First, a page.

Prototype & User Testing
The test's purpose was to verify whether there was such a need by collecting data on user applications and whether user participation in co-creation could provide insightful ideas that could actually help in the planning of public charging points. Users simply draw a circle within the webpage in the questionnaire link or on a paper map to represent where they would like to have a public charger installed. They can also leave additional information, such as the reason for the recommendation.
When the application is complete, we will tell them an approximate hypothetical time and then we divide them into two groups. The first group will know the entire installation process and will be able to see the corresponding time that each process will consume; the second group will only know that it takes about 6 months to install it. The user can then rate the overall experience of this service process.
We found some very interesting results: firstly, most of the users were very enthusiastic about being able to actively participate in the planning of the public charger, and from their comments, we could know some of their priorities. For example, this is what one person said, he thought it made perfect sense for the charging points to be close to some places with entertainment facilities, and then he pointed out that Embankment Place has a perfect location under the bridge for having a charging point, it's next to a COSTA and some shops to pass the time.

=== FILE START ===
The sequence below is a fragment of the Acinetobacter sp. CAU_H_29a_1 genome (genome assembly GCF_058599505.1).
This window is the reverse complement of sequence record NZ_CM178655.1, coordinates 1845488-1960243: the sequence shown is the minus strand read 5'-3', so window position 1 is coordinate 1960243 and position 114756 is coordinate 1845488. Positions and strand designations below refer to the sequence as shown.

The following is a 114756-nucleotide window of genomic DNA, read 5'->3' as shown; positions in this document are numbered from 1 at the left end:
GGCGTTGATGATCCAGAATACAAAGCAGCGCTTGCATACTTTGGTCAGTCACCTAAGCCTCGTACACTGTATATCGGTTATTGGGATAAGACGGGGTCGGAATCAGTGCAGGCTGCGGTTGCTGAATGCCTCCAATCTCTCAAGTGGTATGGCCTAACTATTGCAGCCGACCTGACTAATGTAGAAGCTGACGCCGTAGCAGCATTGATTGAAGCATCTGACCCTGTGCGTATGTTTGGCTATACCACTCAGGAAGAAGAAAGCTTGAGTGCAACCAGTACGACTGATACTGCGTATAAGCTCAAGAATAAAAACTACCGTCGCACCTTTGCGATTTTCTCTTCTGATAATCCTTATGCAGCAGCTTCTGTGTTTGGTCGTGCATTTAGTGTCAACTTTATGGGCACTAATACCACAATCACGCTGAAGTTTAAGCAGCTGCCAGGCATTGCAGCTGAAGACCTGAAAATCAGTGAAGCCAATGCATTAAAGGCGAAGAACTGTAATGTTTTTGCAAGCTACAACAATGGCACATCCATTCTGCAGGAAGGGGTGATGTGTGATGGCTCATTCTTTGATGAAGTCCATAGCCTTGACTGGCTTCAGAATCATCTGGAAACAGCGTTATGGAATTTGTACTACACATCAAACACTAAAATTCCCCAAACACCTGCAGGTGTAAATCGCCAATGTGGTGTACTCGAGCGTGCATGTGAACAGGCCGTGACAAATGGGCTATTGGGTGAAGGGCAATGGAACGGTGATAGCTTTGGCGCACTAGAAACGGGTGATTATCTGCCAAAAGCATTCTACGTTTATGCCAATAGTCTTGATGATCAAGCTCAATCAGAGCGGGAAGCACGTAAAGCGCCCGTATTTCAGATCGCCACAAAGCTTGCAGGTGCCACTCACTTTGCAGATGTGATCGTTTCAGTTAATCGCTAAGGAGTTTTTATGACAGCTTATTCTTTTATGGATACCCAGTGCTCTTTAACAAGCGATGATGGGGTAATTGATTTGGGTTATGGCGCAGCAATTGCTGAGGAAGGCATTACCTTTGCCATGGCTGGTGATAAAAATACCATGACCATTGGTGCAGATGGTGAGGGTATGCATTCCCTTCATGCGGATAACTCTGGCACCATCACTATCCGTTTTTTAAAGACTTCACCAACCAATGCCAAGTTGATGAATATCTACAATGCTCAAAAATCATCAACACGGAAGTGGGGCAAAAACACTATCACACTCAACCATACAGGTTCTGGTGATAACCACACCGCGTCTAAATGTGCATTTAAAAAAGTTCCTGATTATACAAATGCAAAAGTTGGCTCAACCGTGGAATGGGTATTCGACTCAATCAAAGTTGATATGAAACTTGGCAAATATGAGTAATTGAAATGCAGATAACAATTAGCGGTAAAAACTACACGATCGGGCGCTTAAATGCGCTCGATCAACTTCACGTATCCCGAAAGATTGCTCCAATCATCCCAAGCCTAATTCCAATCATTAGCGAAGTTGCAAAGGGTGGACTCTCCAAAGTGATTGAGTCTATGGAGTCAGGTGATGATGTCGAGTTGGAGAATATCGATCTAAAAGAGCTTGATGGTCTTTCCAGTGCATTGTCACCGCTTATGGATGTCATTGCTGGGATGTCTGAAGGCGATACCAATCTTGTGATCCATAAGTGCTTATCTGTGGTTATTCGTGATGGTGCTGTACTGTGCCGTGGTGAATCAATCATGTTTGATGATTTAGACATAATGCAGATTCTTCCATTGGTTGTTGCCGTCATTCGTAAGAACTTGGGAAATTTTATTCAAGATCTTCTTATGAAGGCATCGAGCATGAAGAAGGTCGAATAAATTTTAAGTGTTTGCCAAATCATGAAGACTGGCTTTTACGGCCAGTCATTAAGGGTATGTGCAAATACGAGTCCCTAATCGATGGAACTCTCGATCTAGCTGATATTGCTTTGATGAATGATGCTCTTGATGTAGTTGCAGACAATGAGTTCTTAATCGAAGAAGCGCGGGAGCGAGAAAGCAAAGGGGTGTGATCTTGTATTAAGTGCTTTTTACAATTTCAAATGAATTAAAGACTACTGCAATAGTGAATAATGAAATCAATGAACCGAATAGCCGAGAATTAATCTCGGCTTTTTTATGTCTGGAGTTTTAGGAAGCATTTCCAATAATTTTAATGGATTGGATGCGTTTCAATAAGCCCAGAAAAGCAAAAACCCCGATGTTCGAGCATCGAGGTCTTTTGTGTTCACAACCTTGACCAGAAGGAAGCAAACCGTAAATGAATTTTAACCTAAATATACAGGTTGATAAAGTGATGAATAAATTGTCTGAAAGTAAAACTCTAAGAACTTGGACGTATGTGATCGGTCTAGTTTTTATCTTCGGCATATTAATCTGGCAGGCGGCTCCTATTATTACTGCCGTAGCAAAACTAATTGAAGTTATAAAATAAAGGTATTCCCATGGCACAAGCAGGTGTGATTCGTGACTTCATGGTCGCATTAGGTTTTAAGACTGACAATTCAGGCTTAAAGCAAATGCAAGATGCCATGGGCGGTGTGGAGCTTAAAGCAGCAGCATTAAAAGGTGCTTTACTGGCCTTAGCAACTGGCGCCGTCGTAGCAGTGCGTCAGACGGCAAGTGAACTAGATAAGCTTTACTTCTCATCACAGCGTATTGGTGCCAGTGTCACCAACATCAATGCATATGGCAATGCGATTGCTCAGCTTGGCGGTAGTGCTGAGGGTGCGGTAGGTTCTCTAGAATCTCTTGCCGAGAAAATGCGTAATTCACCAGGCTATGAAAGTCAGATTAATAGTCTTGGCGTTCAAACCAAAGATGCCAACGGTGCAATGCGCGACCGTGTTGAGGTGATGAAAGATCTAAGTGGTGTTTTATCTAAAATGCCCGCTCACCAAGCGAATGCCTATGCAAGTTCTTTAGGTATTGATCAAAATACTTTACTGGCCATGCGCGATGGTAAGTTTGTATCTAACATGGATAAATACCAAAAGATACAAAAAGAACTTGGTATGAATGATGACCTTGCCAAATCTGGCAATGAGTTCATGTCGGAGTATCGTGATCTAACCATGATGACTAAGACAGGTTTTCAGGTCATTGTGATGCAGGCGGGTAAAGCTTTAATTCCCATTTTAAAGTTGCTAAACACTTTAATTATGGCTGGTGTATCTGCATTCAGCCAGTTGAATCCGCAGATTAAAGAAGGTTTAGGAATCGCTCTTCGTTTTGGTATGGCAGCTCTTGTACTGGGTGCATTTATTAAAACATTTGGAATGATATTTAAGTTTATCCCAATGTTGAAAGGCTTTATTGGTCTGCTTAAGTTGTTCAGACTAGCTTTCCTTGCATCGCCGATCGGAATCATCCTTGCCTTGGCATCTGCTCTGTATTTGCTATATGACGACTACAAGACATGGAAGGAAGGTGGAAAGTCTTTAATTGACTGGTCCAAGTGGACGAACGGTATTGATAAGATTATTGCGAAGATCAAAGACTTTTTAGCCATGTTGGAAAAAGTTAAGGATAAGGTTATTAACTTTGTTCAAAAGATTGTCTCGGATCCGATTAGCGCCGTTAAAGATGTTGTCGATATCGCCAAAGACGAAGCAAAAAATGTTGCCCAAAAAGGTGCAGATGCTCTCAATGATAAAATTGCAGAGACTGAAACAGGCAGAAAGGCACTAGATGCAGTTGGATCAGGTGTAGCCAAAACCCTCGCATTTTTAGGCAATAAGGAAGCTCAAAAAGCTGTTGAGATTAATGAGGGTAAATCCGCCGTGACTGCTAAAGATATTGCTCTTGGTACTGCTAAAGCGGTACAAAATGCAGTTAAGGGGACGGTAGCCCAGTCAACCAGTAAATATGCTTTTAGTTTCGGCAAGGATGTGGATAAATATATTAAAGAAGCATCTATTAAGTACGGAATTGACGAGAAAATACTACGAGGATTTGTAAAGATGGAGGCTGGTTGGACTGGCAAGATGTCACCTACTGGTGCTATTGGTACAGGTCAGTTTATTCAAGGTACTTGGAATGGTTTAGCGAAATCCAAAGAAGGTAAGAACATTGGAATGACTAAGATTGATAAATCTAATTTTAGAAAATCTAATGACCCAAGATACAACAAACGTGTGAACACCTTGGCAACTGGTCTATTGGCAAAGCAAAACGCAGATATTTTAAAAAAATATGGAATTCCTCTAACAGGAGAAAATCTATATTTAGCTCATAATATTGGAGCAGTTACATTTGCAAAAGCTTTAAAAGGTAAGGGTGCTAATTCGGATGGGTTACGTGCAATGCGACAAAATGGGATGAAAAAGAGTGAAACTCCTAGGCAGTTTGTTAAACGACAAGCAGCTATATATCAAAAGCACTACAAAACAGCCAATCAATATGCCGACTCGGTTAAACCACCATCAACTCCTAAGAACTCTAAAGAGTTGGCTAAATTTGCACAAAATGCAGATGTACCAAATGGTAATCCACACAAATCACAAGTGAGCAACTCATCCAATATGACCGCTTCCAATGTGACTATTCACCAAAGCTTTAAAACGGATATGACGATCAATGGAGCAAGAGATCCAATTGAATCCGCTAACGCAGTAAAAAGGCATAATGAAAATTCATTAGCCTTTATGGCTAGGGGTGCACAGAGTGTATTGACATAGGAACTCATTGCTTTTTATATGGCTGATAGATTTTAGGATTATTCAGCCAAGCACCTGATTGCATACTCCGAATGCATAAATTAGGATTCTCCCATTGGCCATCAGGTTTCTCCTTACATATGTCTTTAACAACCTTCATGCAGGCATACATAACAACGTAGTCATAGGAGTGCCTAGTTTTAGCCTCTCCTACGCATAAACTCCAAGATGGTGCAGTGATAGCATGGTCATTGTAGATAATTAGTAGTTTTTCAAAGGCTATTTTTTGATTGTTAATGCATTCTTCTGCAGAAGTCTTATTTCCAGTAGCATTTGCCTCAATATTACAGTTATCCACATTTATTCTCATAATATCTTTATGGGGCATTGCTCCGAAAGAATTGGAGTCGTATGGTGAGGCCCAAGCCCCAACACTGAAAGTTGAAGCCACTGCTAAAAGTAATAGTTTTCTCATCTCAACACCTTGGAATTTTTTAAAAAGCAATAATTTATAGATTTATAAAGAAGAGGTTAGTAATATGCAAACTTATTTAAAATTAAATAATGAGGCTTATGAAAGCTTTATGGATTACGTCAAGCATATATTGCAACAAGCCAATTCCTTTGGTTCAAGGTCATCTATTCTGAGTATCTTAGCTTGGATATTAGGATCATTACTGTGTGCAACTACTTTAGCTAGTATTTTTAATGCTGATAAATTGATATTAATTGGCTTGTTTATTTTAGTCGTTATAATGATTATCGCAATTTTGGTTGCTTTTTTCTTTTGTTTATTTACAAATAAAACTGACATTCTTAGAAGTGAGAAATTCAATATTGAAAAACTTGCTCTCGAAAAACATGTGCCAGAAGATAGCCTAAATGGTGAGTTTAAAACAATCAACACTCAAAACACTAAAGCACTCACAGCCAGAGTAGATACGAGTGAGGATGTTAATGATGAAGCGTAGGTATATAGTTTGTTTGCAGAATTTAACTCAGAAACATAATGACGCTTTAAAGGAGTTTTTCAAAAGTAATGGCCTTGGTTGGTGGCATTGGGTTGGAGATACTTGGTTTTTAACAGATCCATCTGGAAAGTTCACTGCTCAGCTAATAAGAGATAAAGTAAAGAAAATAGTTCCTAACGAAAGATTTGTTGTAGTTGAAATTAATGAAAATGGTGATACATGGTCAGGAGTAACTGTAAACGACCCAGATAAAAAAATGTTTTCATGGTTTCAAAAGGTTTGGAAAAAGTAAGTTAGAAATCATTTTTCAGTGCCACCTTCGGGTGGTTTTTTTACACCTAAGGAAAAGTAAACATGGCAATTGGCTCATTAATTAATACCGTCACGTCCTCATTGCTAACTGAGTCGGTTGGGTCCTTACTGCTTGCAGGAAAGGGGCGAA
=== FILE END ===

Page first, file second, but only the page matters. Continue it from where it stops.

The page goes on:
Secondly, compared with the control group, people's overall satisfaction with the service increased slightly when they were presented with more transparent information and when they knew the reasons behind why something was taking so long. People become more empathetic. We suspect that if councils adopted such measures, the rate of problem emails and complaints from users would be mitigated.
This conclusion directly influenced the direction we took for the next phase of the prototype upgrade. We realised that perhaps we should make the transparency of information a little more visualized, for example, by 1. allowing the user to see directly at the time of placing the charging point whether there are other ongoing applicants in the vicinity, and 2. whether the electrical infrastructure of the street or the legal code supports the installation.